Hi All. I am a Physics teacher in Limpopo in South Africa and I work for the Charity Sumbandila Sumbandila.org.. Anyway, We have been donated 6 Arduinos and I am looking for small projects we could do with them. Any ideas? Chris
Hey Chris and welcome, from not far South of you.
Answer to your question depends on a few things I guess, not least is do you have some computing equipment to hook them up to? Assuming you do, what level are the kids at already, and what odds and ends did you get with the Arduinos and / or have already.... LEDs, dc motors, servos... any mechanical odds and ends?
There are loads of small things to get started with here, which might get you thinking about some things to do.
Thanks JimboZA.. We are going to have six different stations each with an arduino and a PC. The students are going to write the code for different projects. So far I have had the idea of getting the students to reprogram the blink program for some our lighthouses here in SA. I have ordered some thermistors and LDRs from RABTRON based in Veeriniging, so we can can build our own digital thermometers and a light sensor circuit. We have also had some 300 in 1 kits donated too so we have parts. I just need the ideas really. What have you been using arduino for? Best regards Chris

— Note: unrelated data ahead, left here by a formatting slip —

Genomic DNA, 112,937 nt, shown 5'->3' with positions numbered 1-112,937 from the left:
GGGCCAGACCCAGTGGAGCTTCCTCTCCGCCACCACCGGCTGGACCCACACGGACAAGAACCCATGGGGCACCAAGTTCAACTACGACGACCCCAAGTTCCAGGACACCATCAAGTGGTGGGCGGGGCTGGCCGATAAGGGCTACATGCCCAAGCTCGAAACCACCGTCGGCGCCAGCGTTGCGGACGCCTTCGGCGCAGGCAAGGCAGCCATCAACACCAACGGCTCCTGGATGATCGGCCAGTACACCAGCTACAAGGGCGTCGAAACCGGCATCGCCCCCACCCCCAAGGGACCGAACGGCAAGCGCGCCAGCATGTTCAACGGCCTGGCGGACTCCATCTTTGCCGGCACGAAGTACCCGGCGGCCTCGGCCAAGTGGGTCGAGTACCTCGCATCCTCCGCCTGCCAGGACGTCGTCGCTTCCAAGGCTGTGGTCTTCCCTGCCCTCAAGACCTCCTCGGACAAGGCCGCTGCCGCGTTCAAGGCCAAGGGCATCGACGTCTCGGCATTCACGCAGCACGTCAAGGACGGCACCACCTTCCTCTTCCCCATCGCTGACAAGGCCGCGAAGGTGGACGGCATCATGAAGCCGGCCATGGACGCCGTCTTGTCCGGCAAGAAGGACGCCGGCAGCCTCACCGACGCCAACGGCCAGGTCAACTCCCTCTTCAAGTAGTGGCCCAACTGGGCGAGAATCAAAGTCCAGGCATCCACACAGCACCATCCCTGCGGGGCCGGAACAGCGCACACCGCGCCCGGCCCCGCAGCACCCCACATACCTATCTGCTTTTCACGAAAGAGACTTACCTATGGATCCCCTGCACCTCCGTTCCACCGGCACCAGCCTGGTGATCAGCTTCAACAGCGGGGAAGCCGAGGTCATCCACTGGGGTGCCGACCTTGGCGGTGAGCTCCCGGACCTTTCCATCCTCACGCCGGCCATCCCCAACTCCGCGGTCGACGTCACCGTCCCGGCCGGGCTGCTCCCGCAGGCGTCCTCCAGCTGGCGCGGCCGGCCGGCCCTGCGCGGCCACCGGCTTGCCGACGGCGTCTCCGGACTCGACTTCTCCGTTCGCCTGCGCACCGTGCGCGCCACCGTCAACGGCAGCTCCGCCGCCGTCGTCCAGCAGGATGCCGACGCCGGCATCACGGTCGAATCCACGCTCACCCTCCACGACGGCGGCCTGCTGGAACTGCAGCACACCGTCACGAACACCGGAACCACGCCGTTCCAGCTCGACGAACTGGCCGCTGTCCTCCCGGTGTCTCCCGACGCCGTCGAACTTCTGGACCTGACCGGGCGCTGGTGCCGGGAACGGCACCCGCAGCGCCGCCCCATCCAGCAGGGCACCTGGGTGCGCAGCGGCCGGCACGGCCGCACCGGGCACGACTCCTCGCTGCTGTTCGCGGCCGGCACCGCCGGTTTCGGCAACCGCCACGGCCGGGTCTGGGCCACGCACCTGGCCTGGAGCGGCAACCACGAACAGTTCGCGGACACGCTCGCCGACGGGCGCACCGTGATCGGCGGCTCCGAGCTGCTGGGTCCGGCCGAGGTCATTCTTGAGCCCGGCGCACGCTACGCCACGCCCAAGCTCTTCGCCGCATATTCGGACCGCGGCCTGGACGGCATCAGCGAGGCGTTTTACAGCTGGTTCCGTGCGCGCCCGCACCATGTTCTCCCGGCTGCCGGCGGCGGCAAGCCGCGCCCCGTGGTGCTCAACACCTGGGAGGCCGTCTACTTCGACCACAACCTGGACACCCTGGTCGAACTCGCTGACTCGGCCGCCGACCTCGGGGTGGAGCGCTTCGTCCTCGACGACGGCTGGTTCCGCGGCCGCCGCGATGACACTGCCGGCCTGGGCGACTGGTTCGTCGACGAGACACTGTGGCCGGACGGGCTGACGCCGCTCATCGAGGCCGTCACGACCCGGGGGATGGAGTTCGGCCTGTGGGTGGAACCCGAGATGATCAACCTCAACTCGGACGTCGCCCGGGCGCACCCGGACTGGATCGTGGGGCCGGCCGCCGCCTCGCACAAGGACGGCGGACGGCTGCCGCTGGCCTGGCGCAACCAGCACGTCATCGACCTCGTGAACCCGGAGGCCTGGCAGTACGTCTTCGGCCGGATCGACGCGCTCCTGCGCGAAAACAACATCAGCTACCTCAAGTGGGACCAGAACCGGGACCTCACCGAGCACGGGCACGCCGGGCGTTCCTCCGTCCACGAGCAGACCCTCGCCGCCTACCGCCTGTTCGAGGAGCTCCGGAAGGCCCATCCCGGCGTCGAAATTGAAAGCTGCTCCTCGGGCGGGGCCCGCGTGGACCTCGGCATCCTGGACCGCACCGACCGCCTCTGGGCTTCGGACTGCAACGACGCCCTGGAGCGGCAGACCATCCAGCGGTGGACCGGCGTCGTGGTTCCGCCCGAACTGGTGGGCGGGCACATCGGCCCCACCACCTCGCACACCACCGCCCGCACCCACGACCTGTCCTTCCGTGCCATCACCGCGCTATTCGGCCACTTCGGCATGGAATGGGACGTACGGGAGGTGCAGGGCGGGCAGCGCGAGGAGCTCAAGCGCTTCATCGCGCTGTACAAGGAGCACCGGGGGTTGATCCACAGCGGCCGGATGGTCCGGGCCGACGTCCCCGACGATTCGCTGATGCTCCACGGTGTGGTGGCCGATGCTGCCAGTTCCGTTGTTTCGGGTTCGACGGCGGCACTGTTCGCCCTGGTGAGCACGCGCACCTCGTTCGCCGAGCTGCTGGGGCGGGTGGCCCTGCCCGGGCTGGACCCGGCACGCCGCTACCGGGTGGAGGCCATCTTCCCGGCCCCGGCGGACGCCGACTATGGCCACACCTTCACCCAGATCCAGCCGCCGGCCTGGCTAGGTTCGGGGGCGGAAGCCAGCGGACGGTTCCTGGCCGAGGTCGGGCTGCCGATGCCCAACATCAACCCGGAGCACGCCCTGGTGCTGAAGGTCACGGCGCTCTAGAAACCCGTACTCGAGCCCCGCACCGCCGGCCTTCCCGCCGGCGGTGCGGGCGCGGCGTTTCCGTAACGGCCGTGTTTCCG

My daughter Morag was active a year ago Chris, she assembled some robot chassis and dabbled a bit, which is really all I've been doing too. Messing around with the fundamantals, really....
But she's in Grade11 now and pushing hard for a good matric next year, so the Arduino hobby has taken a back seat to normal school classes as well as AP Maths and English. She's doing art too, which is inordinately heavy on time...
Are there many lighthouses in Limpopo? 8)
Haha!! Not too many Lighthouses to be honest!! Well, if you think of anything else let me know!! Chris
manual from earthshine electronics
Fantastic! Many thanks Rob! Chris
A mad idea for you to dismiss: I'm intending to try to detect room occupancy from FFT (Fourier) analysis of voice from a small microphone using one of the free Arduino/AVR FFT libraries knocking around. I haven't done it yet myself.
It might be quite impressive for the students to control their Arduinos by voice or handclap or foot-stomping one way or another.